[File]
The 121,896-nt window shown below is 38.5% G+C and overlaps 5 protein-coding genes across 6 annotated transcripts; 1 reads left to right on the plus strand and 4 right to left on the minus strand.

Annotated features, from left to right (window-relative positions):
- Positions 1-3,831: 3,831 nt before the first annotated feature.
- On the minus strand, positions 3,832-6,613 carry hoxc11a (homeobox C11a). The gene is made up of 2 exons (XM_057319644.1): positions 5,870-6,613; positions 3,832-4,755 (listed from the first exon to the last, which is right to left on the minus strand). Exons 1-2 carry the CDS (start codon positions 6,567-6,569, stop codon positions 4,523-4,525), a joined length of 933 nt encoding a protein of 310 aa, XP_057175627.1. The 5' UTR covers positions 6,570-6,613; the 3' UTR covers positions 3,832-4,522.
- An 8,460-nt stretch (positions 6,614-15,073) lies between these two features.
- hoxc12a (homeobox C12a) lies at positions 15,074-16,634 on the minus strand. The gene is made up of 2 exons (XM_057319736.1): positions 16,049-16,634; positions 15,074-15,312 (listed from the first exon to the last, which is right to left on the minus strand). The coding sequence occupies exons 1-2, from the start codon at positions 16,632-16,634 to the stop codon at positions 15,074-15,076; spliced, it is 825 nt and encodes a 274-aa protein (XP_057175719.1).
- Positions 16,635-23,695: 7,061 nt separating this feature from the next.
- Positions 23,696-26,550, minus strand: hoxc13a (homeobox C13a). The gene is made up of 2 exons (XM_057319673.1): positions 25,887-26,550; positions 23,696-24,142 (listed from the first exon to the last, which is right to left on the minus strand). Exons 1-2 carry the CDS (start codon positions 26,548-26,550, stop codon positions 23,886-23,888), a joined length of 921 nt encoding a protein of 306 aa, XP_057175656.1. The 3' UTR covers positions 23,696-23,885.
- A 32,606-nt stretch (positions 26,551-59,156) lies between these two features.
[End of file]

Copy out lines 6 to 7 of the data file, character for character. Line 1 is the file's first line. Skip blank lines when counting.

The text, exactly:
- hoxc12a (homeobox C12a) lies at positions 15,074-16,634 on the minus strand. The gene is made up of 2 exons (XM_057319736.1): positions 16,049-16,634; positions 15,074-15,312 (listed from the first exon to the last, which is right to left on the minus strand). The coding sequence occupies exons 1-2, from the start codon at positions 16,632-16,634 to the stop codon at positions 15,074-15,076; spliced, it is 825 nt and encodes a 274-aa protein (XP_057175719.1).
- Positions 16,635-23,695: 7,061 nt separating this feature from the next.